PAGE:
A long-term, collaborative approach to planning is needed to ensure that Queensland’s current and future infrastructure needs are met, according to the Queensland Major Contractors Association.
QMCA president Peter Anusas made the call during the release of the 2018 Queensland Major Projects Report, which details a project pipeline of $39.9 billion over five years.
The report is prepared by the QMCA, Construction Skills Queensland and the Infrastructure Association of Queensland.
The report’s key finding is that major project work has risen by 58 per cent in 2017-18 to $6.9 billion after two successive years of low activity.
Subject to funding commitments for 22 credibly proposed projects, activity in 2018-19 is forecast to be retained at a similar level. However, recovery may be short-lived due to an identified lack of viable replacement projects.
Northern Queensland was shown to have the strongest growth prospects in the pipeline for all regions (including funded
and unfunded work) compared to the past five years.
Apart from minerals development, the region was benefiting from
measures to boost regional economic growth through infrastructure
investment including upgrades to the Bruce Highway and the Cape
York regional package, the report found. Northern Queensland is also at the forefront of a large round of renewable energy investment.
Mr Anusas said long-term planning would ensure that the major projects drove the future prosperity of the state.
“This year’s report highlights that contractors, government, training providers and the private sector must take a more collaborative approach to building the state,” he said.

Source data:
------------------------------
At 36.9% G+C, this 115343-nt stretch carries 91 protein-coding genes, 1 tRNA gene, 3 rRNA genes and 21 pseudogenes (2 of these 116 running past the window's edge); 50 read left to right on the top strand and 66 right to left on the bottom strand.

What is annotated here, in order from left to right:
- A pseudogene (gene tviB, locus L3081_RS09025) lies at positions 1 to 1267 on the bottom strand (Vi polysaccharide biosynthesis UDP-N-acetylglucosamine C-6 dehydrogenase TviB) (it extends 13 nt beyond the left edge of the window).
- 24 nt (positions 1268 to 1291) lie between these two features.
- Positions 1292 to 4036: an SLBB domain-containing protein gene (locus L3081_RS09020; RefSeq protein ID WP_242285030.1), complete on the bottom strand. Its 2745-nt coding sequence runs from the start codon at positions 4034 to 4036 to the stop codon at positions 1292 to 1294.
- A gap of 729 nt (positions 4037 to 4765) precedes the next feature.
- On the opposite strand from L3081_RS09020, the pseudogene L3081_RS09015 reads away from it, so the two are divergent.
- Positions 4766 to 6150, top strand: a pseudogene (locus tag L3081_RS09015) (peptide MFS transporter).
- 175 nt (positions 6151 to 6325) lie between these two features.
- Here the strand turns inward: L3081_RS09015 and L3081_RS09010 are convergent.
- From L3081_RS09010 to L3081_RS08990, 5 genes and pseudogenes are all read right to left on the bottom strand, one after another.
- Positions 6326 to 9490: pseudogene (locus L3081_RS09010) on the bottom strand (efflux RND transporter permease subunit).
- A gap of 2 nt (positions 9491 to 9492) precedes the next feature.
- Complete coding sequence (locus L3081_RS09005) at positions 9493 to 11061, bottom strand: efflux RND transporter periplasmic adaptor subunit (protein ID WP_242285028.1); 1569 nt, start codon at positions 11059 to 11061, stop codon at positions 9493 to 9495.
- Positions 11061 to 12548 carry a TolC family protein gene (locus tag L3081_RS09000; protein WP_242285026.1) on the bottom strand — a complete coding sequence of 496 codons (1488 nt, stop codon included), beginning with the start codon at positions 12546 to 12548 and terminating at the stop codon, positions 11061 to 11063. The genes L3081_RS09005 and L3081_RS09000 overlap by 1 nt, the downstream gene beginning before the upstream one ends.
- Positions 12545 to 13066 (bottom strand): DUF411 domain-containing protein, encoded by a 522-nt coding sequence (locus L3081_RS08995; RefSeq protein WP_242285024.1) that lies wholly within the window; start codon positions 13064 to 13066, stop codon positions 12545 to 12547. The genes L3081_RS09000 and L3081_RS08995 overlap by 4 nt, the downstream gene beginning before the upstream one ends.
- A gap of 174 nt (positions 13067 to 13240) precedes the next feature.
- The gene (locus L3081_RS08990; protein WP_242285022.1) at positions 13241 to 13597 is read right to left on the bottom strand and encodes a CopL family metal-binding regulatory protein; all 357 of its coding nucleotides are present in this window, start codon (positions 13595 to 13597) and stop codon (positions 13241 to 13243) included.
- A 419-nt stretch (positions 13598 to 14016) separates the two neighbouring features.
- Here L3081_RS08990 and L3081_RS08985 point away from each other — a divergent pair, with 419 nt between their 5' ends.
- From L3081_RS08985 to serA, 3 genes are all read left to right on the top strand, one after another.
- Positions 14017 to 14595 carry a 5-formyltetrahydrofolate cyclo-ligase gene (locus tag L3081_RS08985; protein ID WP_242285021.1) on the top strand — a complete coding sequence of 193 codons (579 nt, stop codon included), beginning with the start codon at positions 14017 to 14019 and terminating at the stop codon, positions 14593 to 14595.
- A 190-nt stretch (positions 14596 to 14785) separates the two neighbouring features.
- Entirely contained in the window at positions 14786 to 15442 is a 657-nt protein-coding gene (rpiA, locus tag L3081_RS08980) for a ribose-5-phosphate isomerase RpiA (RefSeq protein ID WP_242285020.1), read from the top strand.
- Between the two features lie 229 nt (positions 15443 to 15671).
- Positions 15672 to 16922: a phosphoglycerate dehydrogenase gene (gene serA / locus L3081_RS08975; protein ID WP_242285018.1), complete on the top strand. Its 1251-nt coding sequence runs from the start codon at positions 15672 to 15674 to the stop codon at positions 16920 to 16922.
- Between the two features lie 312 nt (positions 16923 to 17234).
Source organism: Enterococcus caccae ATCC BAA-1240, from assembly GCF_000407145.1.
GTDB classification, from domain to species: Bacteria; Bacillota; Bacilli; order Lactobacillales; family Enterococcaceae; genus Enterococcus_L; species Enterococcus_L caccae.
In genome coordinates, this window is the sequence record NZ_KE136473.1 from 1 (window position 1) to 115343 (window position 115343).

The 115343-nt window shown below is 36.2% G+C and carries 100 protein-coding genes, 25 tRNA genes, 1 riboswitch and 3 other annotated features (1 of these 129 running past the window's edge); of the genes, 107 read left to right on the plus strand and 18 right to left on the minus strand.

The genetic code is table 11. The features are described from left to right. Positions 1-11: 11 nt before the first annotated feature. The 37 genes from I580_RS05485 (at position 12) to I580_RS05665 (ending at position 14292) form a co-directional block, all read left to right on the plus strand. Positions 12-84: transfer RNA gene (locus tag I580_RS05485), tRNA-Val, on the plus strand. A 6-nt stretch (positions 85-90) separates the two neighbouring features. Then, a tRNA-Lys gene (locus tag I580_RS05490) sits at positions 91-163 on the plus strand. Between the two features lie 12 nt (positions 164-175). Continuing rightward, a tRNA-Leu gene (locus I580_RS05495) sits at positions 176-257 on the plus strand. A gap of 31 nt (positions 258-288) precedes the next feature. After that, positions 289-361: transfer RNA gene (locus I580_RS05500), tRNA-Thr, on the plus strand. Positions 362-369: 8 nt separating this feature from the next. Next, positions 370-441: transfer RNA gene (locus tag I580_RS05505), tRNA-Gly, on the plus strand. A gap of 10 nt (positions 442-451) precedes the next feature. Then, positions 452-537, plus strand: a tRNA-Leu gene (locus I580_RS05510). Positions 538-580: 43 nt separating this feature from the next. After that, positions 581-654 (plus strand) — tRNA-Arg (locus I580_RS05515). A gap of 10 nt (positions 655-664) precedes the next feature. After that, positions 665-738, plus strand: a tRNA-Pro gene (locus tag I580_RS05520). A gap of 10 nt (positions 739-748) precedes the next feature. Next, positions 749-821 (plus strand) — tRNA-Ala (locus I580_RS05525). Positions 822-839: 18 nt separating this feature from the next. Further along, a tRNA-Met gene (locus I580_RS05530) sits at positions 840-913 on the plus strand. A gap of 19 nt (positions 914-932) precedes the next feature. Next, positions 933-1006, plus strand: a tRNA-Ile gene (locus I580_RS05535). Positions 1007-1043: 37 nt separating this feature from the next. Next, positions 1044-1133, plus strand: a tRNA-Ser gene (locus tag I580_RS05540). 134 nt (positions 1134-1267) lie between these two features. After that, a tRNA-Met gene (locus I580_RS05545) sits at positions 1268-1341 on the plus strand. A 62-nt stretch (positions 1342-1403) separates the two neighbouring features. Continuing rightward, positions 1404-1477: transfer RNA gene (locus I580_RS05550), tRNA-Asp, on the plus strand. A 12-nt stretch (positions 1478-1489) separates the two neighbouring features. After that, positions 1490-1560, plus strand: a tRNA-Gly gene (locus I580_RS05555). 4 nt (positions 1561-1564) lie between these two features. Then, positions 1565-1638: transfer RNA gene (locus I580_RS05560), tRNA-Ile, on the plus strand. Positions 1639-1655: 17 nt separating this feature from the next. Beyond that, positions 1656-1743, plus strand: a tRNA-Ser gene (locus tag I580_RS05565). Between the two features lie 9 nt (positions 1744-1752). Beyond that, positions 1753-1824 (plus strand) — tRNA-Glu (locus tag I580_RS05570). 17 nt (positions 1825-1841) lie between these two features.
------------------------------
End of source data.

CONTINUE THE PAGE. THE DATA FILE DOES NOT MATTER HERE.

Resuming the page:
“More than any other industry, the construction sector feels the pain of boom and bust and in order to ensure that we have the capacity, skills, people and talent to be able to meet the needs of projects, we require greater certainty about when, where and how projects will be funded and delivered.
“In Queensland, we currently have projects in the pipeline worth about $40 billion, however the stark reality is that 98 of those projects are awaiting funding commitments and 17 per cent are unlikely to proceed.”
Mr Anusas said collaboration was the key to ensuring major projects were delivered.
“By working together, all stakeholders can ensure that Queensland has the infrastructure it needs, when it needs it, at a cost it can afford,” he said.
QMCA chief executive officer Jon Davies said the first step in improving collaboration would be a summit to be held later in the year.
“Our first action is to announce the launch of the Collaborate to Innovate Construction Summit,” Mr Davies said.
“The summit (is to allow) senior industry stakeholders to identify opportunities for improved collaboration across the lifespan of major projects that will provide a platform for greater innovation and improved productivity in project delivery.”
Read the full report HERE